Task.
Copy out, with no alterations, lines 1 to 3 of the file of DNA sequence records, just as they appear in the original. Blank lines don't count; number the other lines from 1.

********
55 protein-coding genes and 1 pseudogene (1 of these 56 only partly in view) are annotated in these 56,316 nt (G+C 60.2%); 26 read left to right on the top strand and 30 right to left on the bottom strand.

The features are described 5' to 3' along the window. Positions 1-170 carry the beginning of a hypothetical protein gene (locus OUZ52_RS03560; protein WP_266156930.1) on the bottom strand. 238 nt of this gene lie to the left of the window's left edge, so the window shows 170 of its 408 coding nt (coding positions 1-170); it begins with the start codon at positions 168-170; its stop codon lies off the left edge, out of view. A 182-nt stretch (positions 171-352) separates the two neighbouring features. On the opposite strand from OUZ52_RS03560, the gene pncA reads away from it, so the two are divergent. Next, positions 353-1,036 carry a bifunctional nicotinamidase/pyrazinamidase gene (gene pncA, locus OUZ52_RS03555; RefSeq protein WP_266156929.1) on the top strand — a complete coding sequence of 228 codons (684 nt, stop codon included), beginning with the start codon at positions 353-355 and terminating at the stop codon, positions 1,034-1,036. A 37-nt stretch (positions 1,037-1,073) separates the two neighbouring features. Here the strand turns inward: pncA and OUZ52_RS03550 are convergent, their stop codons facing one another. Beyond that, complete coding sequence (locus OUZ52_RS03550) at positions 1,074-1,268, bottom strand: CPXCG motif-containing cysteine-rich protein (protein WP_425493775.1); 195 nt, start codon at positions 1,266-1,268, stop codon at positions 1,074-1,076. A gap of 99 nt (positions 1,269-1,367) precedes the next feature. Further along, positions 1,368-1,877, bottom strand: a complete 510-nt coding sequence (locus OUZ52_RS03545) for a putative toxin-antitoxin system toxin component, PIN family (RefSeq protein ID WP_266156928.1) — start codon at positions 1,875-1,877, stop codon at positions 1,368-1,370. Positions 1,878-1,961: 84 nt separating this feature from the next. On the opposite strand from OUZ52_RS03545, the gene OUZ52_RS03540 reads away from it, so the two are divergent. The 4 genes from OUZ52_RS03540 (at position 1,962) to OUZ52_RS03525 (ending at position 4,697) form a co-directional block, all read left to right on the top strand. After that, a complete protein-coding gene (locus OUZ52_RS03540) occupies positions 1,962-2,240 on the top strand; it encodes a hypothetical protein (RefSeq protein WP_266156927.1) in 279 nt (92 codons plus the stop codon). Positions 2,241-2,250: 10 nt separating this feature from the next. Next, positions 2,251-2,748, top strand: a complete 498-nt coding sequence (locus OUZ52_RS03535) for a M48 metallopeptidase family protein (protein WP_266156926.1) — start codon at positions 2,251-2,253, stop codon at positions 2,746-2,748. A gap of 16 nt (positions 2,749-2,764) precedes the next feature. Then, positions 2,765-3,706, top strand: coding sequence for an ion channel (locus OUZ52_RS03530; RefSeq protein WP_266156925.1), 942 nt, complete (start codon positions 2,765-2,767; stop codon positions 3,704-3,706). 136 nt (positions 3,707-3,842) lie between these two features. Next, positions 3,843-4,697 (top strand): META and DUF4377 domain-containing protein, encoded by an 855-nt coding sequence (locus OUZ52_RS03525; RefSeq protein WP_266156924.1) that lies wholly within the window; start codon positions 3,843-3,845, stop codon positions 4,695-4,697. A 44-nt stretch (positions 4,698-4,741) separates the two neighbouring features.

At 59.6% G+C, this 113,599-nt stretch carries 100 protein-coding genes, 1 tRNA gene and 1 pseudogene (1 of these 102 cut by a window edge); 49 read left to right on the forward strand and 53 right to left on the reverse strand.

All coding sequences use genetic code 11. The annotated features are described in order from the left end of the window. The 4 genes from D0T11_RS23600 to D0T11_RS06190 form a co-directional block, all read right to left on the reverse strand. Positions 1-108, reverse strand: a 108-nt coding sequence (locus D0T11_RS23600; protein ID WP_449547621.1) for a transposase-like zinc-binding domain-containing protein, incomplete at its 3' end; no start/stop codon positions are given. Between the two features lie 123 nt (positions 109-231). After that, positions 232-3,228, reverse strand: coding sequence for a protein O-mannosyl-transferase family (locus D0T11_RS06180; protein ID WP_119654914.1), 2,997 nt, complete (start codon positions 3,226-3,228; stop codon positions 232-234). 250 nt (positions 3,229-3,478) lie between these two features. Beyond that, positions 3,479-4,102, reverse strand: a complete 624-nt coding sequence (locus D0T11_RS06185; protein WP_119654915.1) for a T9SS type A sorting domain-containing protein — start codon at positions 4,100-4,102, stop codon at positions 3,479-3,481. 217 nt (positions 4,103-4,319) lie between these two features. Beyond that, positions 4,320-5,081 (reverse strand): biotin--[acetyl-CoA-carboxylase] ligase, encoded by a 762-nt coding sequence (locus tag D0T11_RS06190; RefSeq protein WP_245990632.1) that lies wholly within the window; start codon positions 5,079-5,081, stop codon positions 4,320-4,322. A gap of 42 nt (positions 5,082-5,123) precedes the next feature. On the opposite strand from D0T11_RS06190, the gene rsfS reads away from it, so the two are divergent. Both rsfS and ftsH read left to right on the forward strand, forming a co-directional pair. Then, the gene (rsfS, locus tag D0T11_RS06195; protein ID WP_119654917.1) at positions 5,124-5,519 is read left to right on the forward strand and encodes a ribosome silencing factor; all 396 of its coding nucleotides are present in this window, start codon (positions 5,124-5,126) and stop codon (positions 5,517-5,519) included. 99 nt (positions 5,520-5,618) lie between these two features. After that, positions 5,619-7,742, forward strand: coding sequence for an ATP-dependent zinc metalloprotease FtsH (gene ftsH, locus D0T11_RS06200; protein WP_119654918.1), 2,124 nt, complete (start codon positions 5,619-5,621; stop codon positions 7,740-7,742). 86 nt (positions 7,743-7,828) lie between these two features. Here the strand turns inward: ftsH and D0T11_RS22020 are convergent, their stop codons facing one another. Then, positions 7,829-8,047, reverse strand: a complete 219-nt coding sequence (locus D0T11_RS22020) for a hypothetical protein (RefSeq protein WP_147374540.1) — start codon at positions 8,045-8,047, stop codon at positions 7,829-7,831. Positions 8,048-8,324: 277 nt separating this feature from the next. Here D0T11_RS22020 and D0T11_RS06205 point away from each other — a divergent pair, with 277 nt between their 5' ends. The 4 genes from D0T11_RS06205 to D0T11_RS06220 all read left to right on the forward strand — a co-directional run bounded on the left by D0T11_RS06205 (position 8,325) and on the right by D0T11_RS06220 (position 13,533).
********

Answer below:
55 protein-coding genes and 1 pseudogene (1 of these 56 only partly in view) are annotated in these 56,316 nt (G+C 60.2%); 26 read left to right on the top strand and 30 right to left on the bottom strand.

The features are described 5' to 3' along the window. Positions 1-170 carry the beginning of a hypothetical protein gene (locus OUZ52_RS03560; protein WP_266156930.1) on the bottom strand. 238 nt of this gene lie to the left of the window's left edge, so the window shows 170 of its 408 coding nt (coding positions 1-170); it begins with the start codon at positions 168-170; its stop codon lies off the left edge, out of view. A 182-nt stretch (positions 171-352) separates the two neighbouring features. On the opposite strand from OUZ52_RS03560, the gene pncA reads away from it, so the two are divergent. Next, positions 353-1,036 carry a bifunctional nicotinamidase/pyrazinamidase gene (gene pncA, locus OUZ52_RS03555; RefSeq protein WP_266156929.1) on the top strand — a complete coding sequence of 228 codons (684 nt, stop codon included), beginning with the start codon at positions 353-355 and terminating at the stop codon, positions 1,034-1,036. A 37-nt stretch (positions 1,037-1,073) separates the two neighbouring features. Here the strand turns inward: pncA and OUZ52_RS03550 are convergent, their stop codons facing one another. Beyond that, complete coding sequence (locus OUZ52_RS03550) at positions 1,074-1,268, bottom strand: CPXCG motif-containing cysteine-rich protein (protein WP_425493775.1); 195 nt, start codon at positions 1,266-1,268, stop codon at positions 1,074-1,076. A gap of 99 nt (positions 1,269-1,367) precedes the next feature. Further along, positions 1,368-1,877, bottom strand: a complete 510-nt coding sequence (locus OUZ52_RS03545) for a putative toxin-antitoxin system toxin component, PIN family (RefSeq protein ID WP_266156928.1) — start codon at positions 1,875-1,877, stop codon at positions 1,368-1,370. Positions 1,878-1,961: 84 nt separating this feature from the next. On the opposite strand from OUZ52_RS03545, the gene OUZ52_RS03540 reads away from it, so the two are divergent. The 4 genes from OUZ52_RS03540 (at position 1,962) to OUZ52_RS03525 (ending at position 4,697) form a co-directional block, all read left to right on the top strand. After that, a complete protein-coding gene (locus OUZ52_RS03540) occupies positions 1,962-2,240 on the top strand; it encodes a hypothetical protein (RefSeq protein WP_266156927.1) in 279 nt (92 codons plus the stop codon). Positions 2,241-2,250: 10 nt separating this feature from the next. Next, positions 2,251-2,748, top strand: a complete 498-nt coding sequence (locus OUZ52_RS03535) for a M48 metallopeptidase family protein (protein WP_266156926.1) — start codon at positions 2,251-2,253, stop codon at positions 2,746-2,748. A gap of 16 nt (positions 2,749-2,764) precedes the next feature. Then, positions 2,765-3,706, top strand: coding sequence for an ion channel (locus OUZ52_RS03530; RefSeq protein WP_266156925.1), 942 nt, complete (start codon positions 2,765-2,767; stop codon positions 3,704-3,706). 136 nt (positions 3,707-3,842) lie between these two features. Next, positions 3,843-4,697 (top strand): META and DUF4377 domain-containing protein, encoded by an 855-nt coding sequence (locus OUZ52_RS03525; RefSeq protein WP_266156924.1) that lies wholly within the window; start codon positions 3,843-3,845, stop codon positions 4,695-4,697. A 44-nt stretch (positions 4,698-4,741) separates the two neighbouring features.

At 59.6% G+C, this 113,599-nt stretch carries 100 protein-coding genes, 1 tRNA gene and 1 pseudogene (1 of these 102 cut by a window edge); 49 read left to right on the forward strand and 53 right to left on the reverse strand.